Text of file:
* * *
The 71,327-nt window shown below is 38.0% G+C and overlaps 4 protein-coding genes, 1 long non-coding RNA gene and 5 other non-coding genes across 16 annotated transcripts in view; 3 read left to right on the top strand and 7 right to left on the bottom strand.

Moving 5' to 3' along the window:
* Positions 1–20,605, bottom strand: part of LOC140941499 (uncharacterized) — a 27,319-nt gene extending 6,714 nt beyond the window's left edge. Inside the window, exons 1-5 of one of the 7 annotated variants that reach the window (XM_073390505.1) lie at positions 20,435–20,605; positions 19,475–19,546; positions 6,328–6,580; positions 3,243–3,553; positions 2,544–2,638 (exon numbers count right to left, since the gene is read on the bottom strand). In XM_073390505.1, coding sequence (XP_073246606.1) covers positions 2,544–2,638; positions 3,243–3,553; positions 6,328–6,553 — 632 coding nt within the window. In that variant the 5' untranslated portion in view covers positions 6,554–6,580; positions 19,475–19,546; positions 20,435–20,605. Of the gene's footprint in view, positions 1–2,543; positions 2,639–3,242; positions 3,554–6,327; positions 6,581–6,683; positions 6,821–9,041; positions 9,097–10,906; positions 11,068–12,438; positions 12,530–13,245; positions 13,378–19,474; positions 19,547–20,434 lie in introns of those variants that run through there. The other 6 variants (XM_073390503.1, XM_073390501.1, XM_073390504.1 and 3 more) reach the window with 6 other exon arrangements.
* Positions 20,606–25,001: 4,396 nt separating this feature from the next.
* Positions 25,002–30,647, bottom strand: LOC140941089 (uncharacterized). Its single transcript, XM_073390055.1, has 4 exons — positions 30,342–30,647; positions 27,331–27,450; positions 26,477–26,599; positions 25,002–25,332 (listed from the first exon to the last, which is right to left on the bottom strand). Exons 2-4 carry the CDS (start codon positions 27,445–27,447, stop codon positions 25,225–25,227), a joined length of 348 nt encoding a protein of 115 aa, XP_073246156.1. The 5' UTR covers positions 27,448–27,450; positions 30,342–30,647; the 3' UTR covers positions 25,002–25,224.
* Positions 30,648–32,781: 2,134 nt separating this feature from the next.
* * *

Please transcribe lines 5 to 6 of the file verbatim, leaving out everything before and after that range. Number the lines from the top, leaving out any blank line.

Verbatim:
* Positions 25,002–30,647, bottom strand: LOC140941089 (uncharacterized). Its single transcript, XM_073390055.1, has 4 exons — positions 30,342–30,647; positions 27,331–27,450; positions 26,477–26,599; positions 25,002–25,332 (listed from the first exon to the last, which is right to left on the bottom strand). Exons 2-4 carry the CDS (start codon positions 27,445–27,447, stop codon positions 25,225–25,227), a joined length of 348 nt encoding a protein of 115 aa, XP_073246156.1. The 5' UTR covers positions 27,448–27,450; positions 30,342–30,647; the 3' UTR covers positions 25,002–25,224.
* Positions 30,648–32,781: 2,134 nt separating this feature from the next.